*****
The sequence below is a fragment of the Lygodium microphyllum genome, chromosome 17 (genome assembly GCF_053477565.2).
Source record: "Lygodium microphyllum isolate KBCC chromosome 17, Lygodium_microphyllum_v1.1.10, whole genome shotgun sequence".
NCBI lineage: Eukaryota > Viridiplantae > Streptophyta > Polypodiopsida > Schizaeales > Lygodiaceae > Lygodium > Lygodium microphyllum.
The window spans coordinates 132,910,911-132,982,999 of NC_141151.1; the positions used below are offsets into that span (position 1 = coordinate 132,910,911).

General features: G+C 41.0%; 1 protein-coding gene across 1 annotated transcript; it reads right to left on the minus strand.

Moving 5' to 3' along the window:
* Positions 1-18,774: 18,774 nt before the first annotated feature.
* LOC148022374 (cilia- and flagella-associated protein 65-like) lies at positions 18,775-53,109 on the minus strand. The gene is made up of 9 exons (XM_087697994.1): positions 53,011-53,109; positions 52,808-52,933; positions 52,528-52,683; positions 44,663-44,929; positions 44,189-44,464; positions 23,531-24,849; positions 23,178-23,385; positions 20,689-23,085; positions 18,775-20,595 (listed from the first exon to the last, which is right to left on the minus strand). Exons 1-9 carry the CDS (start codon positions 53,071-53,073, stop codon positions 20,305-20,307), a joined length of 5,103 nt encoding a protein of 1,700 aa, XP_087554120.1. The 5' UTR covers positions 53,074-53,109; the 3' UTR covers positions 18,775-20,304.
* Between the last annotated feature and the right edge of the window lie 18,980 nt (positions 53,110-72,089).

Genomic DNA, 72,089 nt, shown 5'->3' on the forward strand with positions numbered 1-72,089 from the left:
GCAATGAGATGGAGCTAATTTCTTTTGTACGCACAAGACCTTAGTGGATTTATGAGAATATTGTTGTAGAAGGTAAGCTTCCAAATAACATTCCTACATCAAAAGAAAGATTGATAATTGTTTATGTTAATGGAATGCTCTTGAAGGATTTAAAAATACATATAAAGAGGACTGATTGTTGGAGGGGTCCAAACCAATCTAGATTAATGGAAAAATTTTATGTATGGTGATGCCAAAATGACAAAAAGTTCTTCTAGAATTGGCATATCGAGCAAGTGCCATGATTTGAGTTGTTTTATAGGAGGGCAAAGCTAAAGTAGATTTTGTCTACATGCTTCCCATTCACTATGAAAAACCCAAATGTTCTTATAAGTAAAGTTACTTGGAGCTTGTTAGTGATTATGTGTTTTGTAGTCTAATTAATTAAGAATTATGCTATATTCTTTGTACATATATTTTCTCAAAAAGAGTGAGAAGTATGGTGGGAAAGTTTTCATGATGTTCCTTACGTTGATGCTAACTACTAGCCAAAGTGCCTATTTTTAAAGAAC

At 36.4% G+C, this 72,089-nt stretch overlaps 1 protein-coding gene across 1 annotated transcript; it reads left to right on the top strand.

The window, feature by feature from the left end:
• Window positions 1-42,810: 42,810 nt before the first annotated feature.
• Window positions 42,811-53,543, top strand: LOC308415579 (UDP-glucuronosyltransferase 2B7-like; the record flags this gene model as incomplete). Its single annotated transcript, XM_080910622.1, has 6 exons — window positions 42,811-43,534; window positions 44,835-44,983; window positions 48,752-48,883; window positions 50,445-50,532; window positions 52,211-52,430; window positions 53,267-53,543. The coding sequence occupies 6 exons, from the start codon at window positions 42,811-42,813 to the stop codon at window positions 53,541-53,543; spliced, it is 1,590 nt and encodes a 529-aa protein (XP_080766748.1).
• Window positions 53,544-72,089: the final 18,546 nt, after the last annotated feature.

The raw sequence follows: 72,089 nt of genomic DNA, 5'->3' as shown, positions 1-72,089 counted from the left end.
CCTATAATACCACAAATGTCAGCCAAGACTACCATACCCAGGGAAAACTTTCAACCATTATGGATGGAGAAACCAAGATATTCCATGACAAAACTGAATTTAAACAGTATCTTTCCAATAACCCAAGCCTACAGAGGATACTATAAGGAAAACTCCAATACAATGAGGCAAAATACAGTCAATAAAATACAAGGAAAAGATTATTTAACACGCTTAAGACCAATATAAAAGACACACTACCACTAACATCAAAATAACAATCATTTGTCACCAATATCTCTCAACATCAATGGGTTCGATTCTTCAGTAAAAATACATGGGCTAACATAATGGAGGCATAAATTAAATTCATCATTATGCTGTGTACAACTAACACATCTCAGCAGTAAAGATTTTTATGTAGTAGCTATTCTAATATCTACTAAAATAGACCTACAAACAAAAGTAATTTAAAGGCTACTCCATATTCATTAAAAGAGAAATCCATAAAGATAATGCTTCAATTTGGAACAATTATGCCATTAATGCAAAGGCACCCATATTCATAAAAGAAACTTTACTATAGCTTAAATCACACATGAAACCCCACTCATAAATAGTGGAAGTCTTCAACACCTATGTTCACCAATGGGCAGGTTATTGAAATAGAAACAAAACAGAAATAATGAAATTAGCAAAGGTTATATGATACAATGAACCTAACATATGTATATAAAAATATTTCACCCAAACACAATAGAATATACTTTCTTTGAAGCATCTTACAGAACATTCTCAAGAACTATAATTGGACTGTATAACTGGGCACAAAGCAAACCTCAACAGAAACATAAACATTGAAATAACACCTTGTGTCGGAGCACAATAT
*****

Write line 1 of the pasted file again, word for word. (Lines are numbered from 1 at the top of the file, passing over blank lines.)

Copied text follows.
The sequence below is a fragment of the Lygodium microphyllum genome, chromosome 17 (genome assembly GCF_053477565.2).